Seahawks can afford to take risk on Harvin
While a deal cannot be announced until the new league year starts Tuesday afternoon, the Seattle Seahawks have reached an agreement with the Vikings to acquire Harvin, reportedly for a first- and seventh-round pick in this year's draft as well as a mid-round pick in the 2014 draft. Harvin, who turns 25 in May, is expected to be signed to a multi-year deal as part of the move. The 5-foot-11, 184-pound receiver was entering the final year of the rookie deal he signed with the Vikings, who selected him in the first-round of the 2009 draft.
This is not the first time the Seahawks have made a big commitment to a young offensive player -- they gave big, multi-year deals to wide receiver Sidney Rice and tight end Zach Miller in 2011 -- but it is the biggest trade, in terms of compensation, that they have been a part of under head coach Carroll and general manager John Schneider.
Any time a team gives up a first-round pick, even a late first -- Seattle had the No. 25 pick this year -- there is considerable risk. The career expectancy of NFL players is short, and the salary cap makes finding cheap (i.e. young) talent extremely important, so in football more than any other sport, draft picks are extremely valuable.
But for the Seahawks, who were already Super Bowl contenders without any offseason additions, this is a risk worth taking. Heading into free agency, which begins today, the Seahawks had two needs that stood out most: upgrading the pass rush, and finding a big-play threat at receiver. Now Seattle can go into free agency and the draft having checked off one box, not with an unproven rookie receiver -- and, by the way, outside of quarterback, receiver is arguably the toughest position to get right in the draft -- but with a player who, before suffering an ankle injury in Seattle last November, was being discussed as an MVP candidate.
Prior to that Nov. 4 game against the Vikings, Carroll was asked about Harvin, and he talked about how he tried to bring Harvin to USC -- Harvin opted to play at Florida. It was clear hearing Carroll rave about Harvin that he still viewed the receiver as one of the game's best and most unique playmakers.
"He's a fantastic player," Carroll said. "He was arguably the best player in America coming out of (high) school. So the fact that he's playing with all the top guys and his numbers are on top of league, that's fitting."
And yes, Harvin had a reputation of being a difficult personality in Minnesota, hence the trade, but Carroll and Schneider have earned the right to take risks like this because of their track record in Seattle. For starters, they have helped themselves quite a bit in trades, adding key players like Marshawn Lynch -- also a player who came here with baggage -- Chris Clemons and Leon Washington via trade.
And yes, there is considerable financial risk involved -- CBS Sports' Jason La Canfora reported that Harvin's new contract could average more than $12 million per year -- but Carroll and Schneider get to take risks like that because they have rebuilt Seattle's roster so well through the draft. The Seahawks will likely be paying three pass catchers -- Harvin, Rice and Miller -- more than $25 million in 2013. And that's a ton of money for a run-first offense. But Carroll and Schneider can afford to do that because they have assembled the league's best defensive secondary while spending very little. And because they found their franchise quarterback in the third round of last year's draft. And because their two returning starters at linebacker are both still in their rookie contracts.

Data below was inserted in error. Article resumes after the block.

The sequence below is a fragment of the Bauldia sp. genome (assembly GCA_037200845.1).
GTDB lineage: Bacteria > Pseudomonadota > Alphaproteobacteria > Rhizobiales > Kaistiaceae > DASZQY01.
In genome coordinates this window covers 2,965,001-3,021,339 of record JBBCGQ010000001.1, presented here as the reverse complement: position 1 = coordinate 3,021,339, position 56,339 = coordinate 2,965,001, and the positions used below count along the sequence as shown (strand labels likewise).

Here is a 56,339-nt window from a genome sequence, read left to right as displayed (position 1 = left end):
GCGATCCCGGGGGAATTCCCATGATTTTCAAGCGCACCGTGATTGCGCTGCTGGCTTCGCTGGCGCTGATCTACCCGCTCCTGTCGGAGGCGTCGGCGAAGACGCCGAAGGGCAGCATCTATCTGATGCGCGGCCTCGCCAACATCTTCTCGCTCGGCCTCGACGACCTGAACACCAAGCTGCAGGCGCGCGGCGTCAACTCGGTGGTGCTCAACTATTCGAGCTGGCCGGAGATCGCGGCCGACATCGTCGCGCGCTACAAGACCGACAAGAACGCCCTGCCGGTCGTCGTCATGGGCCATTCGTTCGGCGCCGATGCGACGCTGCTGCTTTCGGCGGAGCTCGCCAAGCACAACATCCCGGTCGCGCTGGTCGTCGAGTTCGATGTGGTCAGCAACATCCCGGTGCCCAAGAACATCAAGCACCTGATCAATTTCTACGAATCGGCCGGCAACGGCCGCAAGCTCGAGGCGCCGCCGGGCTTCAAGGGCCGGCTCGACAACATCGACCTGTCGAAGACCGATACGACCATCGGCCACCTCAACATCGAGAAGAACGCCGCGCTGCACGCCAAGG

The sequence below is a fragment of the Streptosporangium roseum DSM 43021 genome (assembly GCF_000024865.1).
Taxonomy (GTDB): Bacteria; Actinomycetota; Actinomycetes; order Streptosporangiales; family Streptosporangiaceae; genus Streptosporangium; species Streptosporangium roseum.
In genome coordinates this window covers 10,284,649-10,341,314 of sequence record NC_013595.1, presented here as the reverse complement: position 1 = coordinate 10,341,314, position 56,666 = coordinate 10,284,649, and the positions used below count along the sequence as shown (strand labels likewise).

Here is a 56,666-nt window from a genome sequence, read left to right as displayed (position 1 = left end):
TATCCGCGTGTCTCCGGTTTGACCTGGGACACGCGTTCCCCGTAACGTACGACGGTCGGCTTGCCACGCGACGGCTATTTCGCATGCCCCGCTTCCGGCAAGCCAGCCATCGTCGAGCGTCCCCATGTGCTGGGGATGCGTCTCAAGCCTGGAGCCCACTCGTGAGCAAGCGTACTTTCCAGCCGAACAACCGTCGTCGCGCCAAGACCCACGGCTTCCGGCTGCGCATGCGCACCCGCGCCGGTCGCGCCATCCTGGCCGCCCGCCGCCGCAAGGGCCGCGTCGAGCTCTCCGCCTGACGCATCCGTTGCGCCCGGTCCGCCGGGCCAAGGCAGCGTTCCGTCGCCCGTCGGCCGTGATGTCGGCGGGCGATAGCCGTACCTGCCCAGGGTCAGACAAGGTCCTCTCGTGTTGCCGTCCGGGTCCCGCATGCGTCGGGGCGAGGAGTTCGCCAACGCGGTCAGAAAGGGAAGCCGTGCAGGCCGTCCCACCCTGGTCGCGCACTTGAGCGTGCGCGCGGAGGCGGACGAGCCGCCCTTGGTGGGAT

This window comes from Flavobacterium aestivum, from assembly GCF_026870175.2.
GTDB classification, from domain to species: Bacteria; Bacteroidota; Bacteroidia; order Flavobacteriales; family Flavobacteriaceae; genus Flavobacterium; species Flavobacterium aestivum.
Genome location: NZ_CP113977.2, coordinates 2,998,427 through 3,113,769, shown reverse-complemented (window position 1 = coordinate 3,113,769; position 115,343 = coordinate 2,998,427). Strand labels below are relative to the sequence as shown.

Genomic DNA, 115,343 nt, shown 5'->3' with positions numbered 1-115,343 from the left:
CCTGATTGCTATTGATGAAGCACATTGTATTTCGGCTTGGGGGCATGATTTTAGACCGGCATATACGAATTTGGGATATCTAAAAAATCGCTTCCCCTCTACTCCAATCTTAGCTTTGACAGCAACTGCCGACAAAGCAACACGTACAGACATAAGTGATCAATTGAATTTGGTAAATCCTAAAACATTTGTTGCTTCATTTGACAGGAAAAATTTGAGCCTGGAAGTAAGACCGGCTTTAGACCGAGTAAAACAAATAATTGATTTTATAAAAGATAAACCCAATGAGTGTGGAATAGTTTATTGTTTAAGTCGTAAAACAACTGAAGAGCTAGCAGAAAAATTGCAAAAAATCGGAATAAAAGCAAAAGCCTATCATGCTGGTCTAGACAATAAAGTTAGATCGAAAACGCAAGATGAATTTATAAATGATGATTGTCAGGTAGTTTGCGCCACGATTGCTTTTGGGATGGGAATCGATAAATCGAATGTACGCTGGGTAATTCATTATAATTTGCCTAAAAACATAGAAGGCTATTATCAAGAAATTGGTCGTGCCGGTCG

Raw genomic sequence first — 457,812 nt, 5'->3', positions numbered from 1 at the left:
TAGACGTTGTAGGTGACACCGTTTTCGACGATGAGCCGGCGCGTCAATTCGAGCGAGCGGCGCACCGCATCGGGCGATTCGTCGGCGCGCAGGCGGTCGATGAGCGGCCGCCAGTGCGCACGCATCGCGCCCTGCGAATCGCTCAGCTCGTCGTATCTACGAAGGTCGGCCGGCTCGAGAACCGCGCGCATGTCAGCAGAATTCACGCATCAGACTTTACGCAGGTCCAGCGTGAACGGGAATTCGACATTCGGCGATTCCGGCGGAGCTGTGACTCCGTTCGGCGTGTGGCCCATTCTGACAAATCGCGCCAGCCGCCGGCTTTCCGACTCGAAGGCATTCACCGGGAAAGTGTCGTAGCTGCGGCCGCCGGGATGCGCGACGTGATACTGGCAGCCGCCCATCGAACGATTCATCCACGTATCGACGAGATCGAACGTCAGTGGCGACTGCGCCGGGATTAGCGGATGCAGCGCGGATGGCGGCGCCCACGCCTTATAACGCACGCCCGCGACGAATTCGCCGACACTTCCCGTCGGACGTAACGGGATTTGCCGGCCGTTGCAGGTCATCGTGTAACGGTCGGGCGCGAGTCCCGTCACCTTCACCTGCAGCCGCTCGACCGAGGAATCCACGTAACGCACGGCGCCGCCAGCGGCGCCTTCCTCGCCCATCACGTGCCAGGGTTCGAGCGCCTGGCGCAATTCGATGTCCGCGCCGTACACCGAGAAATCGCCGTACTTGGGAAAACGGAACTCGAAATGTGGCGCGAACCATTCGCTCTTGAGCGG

Will the Seahawks have tough decisions to make down the road when those young talented players -- especially quarterback Russell Wilson, cornerback Richard Sherman, safety Earl Thomas and tackle Russell Okung -- get to the end of their rookie deals? You bet, but when you find an All-Pro cornerback in the fifth-round and Pro Bowl quarterback in the third, the reward is the freedom to make moves like Monday's trade for Harvin.
And this trade not only has the potential to make the Seahawks much more explosive on offense, it also took away a potential weapon from NFC West rival San Francisco, which according to reports was also in talks to land Harvin. Instead, the 49ers responded by trading for Ravens veteran receiver Anquan Boldin, meaning two of the NFC's best teams should be even better on offense next season (following those two moves, the MGM Grand adjusted its odds to make Seattle and San Francisco the co-favorites to win the Super Bowl at 5-1).
Now the fun part will be seeing how the Seahawks and offensive coordinator Darrell Bevell utilize Harvin. Bevell, who coached Harvin in Minnesota, knows that he is getting much more than just a receiver. Harvin can line up as a running back and be a threat to carry the ball or to catch passes out of the backfield. And how scary for opposing defense would it be to see Harvin and Lynch lined up together in the backfield with Wilson also representing a threat to run in the read option?
This trade solves one need for the Seahawks, but it does bring up other questions. Do the Seahawks now part ways with Washington, who has been incredibly good, but may now be expendable because Harvin is also an elite kick returner? What does this mean for receivers like Doug Baldwin and Golden Tate? Are the Seahawks now more likely to trade Matt Flynn because Harvin's big contract makes an expensive backup quarterback a luxury the Seahawks can no longer afford? And does this deal mean the Seahawks have to upgrade their pass rush through the draft because they can't afford another big signing? Those answers will come between now and April, but for now Seahawks fans can start dreaming about what this offense will look like in 2013 following one very significant addition.
Herald Writer John Boyle: email@example.com.
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